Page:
Some of the Benjamite men from that city came and surrounded the house. They told the old man to send the Levite man out so they could have sex with him. The old man said he couldn’t let them have sex with his guest, because that would be outrageous and vile. So he offered to let them rape his daughter and his guest’s girlfriend instead.

The Levite man thought that was a good idea, so he sent his girlfriend outside. The men of Gibeah spent the whole night gang-raping her to death. Then the man went home, and he chopped up his girlfriend into a dozen pieces and had them distributed all over the country.

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The Most Pointlessly Evil Story in the Bible
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The Story of Jephthah’s Sacrifice
The Stupidest Story in the Bible

The people of Israel angered their God again by serving other gods. So God let the Ammonites take over Israel, and he said he would never save his people again. But his people insisted on being saved, so the never-changing God, who never listens to sinners, changed his mind and appointed a new judge to save Israel: Jephthah, the leader of a gang of scoundrels.

Jephthah asked the Ammonite king why he was attacking Israel. The king explained that the Israelites had stolen the Ammonites’ land, and the Ammonites wanted it back. Jephthah was like, that never happened, what would you know about that? The king ignored him.

So Jephthah went to attack the Ammonites, which God had forbidden the Israelites to do. He promised that if God helped him disobey God in this way, he would give God whatever met him at the door when he came home, as a burnt offering. The all-knowing God knew what would happen if he did this, but he wanted that burnt offering. So he helped Jephthah destroy twenty Ammonite towns, and he didn’t warn Jephthah’s family to stay indoors.

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The Stupidest Story in the Bible
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The Story of Ehud and Eglon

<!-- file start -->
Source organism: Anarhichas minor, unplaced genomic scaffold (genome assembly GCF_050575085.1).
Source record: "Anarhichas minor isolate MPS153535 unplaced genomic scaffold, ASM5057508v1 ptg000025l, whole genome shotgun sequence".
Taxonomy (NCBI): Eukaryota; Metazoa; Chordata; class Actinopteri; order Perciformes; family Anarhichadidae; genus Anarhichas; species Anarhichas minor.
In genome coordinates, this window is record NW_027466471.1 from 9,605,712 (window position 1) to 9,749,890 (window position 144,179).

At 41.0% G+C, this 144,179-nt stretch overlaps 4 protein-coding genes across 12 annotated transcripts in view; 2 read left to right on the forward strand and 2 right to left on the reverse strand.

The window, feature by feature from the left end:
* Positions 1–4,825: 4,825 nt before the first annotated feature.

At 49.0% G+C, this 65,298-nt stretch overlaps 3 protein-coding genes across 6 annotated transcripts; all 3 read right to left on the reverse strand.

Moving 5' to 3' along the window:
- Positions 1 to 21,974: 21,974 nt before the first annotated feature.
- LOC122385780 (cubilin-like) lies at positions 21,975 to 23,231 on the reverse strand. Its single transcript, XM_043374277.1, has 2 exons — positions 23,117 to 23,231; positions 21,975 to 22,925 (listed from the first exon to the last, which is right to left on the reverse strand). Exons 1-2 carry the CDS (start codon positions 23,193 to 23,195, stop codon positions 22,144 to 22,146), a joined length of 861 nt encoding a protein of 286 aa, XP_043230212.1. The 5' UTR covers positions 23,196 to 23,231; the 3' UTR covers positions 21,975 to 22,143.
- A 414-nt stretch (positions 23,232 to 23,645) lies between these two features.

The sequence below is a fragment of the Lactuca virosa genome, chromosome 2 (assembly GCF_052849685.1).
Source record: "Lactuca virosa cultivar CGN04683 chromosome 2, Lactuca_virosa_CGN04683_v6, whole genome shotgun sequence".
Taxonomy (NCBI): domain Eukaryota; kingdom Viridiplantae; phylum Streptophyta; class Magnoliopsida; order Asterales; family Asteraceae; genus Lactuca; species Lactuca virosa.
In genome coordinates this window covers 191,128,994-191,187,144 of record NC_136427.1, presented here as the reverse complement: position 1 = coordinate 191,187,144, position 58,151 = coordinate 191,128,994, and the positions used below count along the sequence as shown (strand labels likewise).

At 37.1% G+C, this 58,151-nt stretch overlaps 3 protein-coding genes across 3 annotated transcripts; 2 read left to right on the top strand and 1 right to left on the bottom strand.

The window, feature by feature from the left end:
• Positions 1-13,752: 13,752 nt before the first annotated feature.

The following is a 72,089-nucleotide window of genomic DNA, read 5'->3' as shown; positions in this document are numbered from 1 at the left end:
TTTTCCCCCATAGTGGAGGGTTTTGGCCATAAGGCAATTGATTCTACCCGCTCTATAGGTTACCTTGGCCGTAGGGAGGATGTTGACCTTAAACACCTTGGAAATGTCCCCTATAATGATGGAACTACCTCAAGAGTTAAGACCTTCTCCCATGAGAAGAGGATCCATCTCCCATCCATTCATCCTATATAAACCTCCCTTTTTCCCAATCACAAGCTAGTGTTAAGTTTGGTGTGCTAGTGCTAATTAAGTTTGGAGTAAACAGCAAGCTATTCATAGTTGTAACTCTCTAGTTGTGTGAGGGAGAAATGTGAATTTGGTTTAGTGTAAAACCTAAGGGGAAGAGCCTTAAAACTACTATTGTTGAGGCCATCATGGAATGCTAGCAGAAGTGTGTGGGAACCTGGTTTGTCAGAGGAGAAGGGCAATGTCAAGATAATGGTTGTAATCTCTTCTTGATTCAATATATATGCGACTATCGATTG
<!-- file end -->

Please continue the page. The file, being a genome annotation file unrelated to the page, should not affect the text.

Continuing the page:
A Message From God

In the early days of the land of Israel, there was no king to tell the people what to do. Instead, they were led by “judges”, but the people didn’t listen to the judges; they did whatever they wanted. God didn’t like what his people were doing, so he let Eglon king of Moab take over Israel. Then the Israelites asked God to deliver them from Moab, so Ehud, the judge of Israel, was sent to meet king Eglon. Ehud said he had a secret message from God for Eglon, so Eglon sent all his attendants out of the room for privacy.

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A Message From God
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The Story of the Moabite/Midianite Clusterfuck
The Origin of the Priesthood

The women of Moab and Midian, following the advice of God through his prophet Balaam, invited the Israelite men to have sex with them and worship the gods of Moab. This made God angry, so he decided to kill all the Israelites yet again, and he told Moses, the leader of Israel, to kill all the leaders of Israel. So Moses told the judges of Israel to kill all the Israelites who had worshipped a Moabite god.

God had already killed tens of thousands of Israelites himself, when an Israelite leader brought a Midianite woman into his tent. When Aaron’s grandson Phinehas saw this, he followed them into the tent and killed them with a spear. This somehow turned away God’s anger and convinced him not to kill all the Israelites. God was so pleased with Phinehas that he made a covenant of peace with him and said the descendants of Phinehas would always be God’s priests.

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The Origin of the Priesthood
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The Story of Balaam’s Ass
God Can't Make Up His Mind

The Israelites wanted to peacefully pass through the country of the Amorites on the way to Canaan. But the king of the Amorites wouldn’t let them, because God made him stubborn. So to punish the king for what God had made him do, the Israelites murdered all the Amorites, stole all their possessions, and took over their land. When Balak king of Moab found out about this, he was terrified of Israel. So he decided to hire Balaam, a prophet of God, to curse God’s chosen people. Great idea, Balak. /s